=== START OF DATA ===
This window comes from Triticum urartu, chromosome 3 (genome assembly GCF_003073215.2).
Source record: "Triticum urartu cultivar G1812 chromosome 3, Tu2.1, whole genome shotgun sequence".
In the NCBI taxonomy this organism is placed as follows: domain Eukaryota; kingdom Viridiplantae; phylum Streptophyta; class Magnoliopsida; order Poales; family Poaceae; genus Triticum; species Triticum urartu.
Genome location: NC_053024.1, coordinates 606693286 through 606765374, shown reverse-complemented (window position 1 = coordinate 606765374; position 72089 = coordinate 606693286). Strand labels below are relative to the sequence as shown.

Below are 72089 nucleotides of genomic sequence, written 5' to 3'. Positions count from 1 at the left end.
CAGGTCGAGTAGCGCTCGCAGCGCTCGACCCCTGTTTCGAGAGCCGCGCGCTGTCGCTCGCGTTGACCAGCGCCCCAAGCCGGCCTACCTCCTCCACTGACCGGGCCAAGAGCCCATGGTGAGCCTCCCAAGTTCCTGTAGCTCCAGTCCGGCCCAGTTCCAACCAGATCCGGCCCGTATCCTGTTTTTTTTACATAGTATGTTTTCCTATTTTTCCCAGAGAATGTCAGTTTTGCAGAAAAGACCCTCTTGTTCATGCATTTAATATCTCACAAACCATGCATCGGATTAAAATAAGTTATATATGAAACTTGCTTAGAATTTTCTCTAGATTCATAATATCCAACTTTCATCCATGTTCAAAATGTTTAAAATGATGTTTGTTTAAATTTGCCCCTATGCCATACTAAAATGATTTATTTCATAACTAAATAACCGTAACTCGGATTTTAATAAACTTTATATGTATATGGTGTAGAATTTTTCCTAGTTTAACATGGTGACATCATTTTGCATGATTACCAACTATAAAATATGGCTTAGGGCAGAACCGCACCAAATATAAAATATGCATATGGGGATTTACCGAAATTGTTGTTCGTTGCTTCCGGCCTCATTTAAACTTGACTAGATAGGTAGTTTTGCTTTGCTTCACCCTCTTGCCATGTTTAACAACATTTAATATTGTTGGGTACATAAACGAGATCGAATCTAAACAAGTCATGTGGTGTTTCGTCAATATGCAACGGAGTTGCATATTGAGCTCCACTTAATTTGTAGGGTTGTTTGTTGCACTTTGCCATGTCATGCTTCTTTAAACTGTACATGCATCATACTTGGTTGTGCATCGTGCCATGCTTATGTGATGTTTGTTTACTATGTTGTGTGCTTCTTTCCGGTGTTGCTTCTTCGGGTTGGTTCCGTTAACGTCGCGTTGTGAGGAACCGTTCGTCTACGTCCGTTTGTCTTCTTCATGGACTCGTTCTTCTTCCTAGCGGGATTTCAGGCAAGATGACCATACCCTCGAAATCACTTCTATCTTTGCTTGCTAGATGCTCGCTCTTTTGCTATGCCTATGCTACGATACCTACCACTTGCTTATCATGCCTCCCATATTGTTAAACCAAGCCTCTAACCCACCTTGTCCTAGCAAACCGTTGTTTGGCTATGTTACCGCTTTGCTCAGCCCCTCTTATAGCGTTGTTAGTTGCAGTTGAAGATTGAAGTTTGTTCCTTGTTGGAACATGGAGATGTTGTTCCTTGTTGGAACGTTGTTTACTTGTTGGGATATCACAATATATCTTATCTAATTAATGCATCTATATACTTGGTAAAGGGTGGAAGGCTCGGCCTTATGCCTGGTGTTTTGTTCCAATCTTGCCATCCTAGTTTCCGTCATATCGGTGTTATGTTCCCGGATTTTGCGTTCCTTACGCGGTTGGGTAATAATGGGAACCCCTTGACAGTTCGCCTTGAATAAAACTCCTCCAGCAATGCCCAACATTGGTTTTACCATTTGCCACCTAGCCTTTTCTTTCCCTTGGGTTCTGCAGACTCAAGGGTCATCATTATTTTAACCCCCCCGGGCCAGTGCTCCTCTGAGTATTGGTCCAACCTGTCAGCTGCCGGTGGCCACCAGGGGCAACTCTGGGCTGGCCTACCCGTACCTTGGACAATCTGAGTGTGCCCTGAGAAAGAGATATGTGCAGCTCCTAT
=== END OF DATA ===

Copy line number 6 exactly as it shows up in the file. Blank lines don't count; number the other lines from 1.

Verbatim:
CAGGTCGAGTAGCGCTCGCAGCGCTCGACCCCTGTTTCGAGAGCCGCGCGCTGTCGCTCGCGTTGACCAGCGCCCCAAGCCGGCCTACCTCCTCCACTGACCGGGCCAAGAGCCCATGGTGAGCCTCCCAAGTTCCTGTAGCTCCAGTCCGGCCCAGTTCCAACCAGATCCGGCCCGTATCCTGTTTTTTTTACATAGTATGTTTTCCTATTTTTCCCAGAGAATGTCAGTTTTGCAGAAAAGACCCTCTTGTTCATGCATTTAATATCTCACAAACCATGCATCGGATTAAAATAAGTTATATATGAAACTTGCTTAGAATTTTCTCTAGATTCATAATATCCAACTTTCATCCATGTTCAAAATGTTTAAAATGATGTTTGTTTAAATTTGCCCCTATGCCATACTAAAATGATTTATTTCATAACTAAATAACCGTAACTCGGATTTTAATAAACTTTATATGTATATGGTGTAGAATTTTTCCTAGTTTAACATGGTGACATCATTTTGCATGATTACCAACTATAAAATATGGCTTAGGGCAGAACCGCACCAAATATAAAATATGCATATGGGGATTTACCGAAATTGTTGTTCGTTGCTTCCGGCCTCATTTAAACTTGACTAGATAGGTAGTTTTGCTTTGCTTCACCCTCTTGCCATGTTTAACAACATTTAATATTGTTGGGTACATAAACGAGATCGAATCTAAACAAGTCATGTGGTGTTTCGTCAATATGCAACGGAGTTGCATATTGAGCTCCACTTAATTTGTAGGGTTGTTTGTTGCACTTTGCCATGTCATGCTTCTTTAAACTGTACATGCATCATACTTGGTTGTGCATCGTGCCATGCTTATGTGATGTTTGTTTACTATGTTGTGTGCTTCTTTCCGGTGTTGCTTCTTCGGGTTGGTTCCGTTAACGTCGCGTTGTGAGGAACCGTTCGTCTACGTCCGTTTGTCTTCTTCATGGACTCGTTCTTCTTCCTAGCGGGATTTCAGGCAAGATGACCATACCCTCGAAATCACTTCTATCTTTGCTTGCTAGATGCTCGCTCTTTTGCTATGCCTATGCTACGATACCTACCACTTGCTTATCATGCCTCCCATATTGTTAAACCAAGCCTCTAACCCACCTTGTCCTAGCAAACCGTTGTTTGGCTATGTTACCGCTTTGCTCAGCCCCTCTTATAGCGTTGTTAGTTGCAGTTGAAGATTGAAGTTTGTTCCTTGTTGGAACATGGAGATGTTGTTCCTTGTTGGAACGTTGTTTACTTGTTGGGATATCACAATATATCTTATCTAATTAATGCATCTATATACTTGGTAAAGGGTGGAAGGCTCGGCCTTATGCCTGGTGTTTTGTTCCAATCTTGCCATCCTAGTTTCCGTCATATCGGTGTTATGTTCCCGGATTTTGCGTTCCTTACGCGGTTGGGTAATAATGGGAACCCCTTGACAGTTCGCCTTGAATAAAACTCCTCCAGCAATGCCCAACATTGGTTTTACCATTTGCCACCTAGCCTTTTCTTTCCCTTGGGTTCTGCAGACTCAAGGGTCATCATTATTTTAACCCCCCCGGGCCAGTGCTCCTCTGAGTATTGGTCCAACCTGTCAGCTGCCGGTGGCCACCAGGGGCAACTCTGGGCTGGCCTACCCGTACCTTGGACAATCTGAGTGTGCCCTGAGAAAGAGATATGTGCAGCTCCTAT